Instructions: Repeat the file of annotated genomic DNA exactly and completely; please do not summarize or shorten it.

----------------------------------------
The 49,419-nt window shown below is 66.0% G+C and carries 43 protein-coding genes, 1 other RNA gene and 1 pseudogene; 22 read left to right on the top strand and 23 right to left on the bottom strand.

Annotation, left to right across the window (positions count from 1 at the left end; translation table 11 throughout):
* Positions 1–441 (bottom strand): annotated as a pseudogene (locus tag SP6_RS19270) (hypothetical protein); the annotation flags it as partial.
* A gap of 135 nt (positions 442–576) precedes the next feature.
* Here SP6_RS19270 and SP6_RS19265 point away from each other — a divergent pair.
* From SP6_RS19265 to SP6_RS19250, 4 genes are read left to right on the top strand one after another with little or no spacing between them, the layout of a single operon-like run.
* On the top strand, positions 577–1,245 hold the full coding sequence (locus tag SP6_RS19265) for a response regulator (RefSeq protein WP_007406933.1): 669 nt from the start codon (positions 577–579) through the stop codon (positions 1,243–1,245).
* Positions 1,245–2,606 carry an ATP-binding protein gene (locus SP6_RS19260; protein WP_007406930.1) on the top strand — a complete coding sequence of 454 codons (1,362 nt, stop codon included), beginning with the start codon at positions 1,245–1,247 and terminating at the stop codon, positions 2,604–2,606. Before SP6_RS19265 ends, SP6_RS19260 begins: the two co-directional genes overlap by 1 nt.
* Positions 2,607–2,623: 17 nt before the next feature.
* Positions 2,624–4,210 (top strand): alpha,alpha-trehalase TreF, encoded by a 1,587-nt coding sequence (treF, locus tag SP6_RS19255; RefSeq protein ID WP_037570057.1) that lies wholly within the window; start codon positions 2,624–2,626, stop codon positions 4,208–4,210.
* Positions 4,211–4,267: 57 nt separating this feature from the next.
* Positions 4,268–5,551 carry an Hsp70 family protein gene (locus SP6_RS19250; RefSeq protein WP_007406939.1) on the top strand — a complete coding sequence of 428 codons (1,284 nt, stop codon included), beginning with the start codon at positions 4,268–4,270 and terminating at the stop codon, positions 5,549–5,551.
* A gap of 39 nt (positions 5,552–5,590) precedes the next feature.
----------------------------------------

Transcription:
The 49,419-nt window shown below is 66.0% G+C and carries 43 protein-coding genes, 1 other RNA gene and 1 pseudogene; 22 read left to right on the top strand and 23 right to left on the bottom strand.

Annotation, left to right across the window (positions count from 1 at the left end; translation table 11 throughout):
* Positions 1–441 (bottom strand): annotated as a pseudogene (locus tag SP6_RS19270) (hypothetical protein); the annotation flags it as partial.
* A gap of 135 nt (positions 442–576) precedes the next feature.
* Here SP6_RS19270 and SP6_RS19265 point away from each other — a divergent pair.
* From SP6_RS19265 to SP6_RS19250, 4 genes are read left to right on the top strand one after another with little or no spacing between them, the layout of a single operon-like run.
* On the top strand, positions 577–1,245 hold the full coding sequence (locus tag SP6_RS19265) for a response regulator (RefSeq protein WP_007406933.1): 669 nt from the start codon (positions 577–579) through the stop codon (positions 1,243–1,245).
* Positions 1,245–2,606 carry an ATP-binding protein gene (locus SP6_RS19260; protein WP_007406930.1) on the top strand — a complete coding sequence of 454 codons (1,362 nt, stop codon included), beginning with the start codon at positions 1,245–1,247 and terminating at the stop codon, positions 2,604–2,606. Before SP6_RS19265 ends, SP6_RS19260 begins: the two co-directional genes overlap by 1 nt.
* Positions 2,607–2,623: 17 nt before the next feature.
* Positions 2,624–4,210 (top strand): alpha,alpha-trehalase TreF, encoded by a 1,587-nt coding sequence (treF, locus tag SP6_RS19255; RefSeq protein ID WP_037570057.1) that lies wholly within the window; start codon positions 2,624–2,626, stop codon positions 4,208–4,210.
* Positions 4,211–4,267: 57 nt separating this feature from the next.
* Positions 4,268–5,551 carry an Hsp70 family protein gene (locus SP6_RS19250; RefSeq protein WP_007406939.1) on the top strand — a complete coding sequence of 428 codons (1,284 nt, stop codon included), beginning with the start codon at positions 4,268–4,270 and terminating at the stop codon, positions 5,549–5,551.
* A gap of 39 nt (positions 5,552–5,590) precedes the next feature.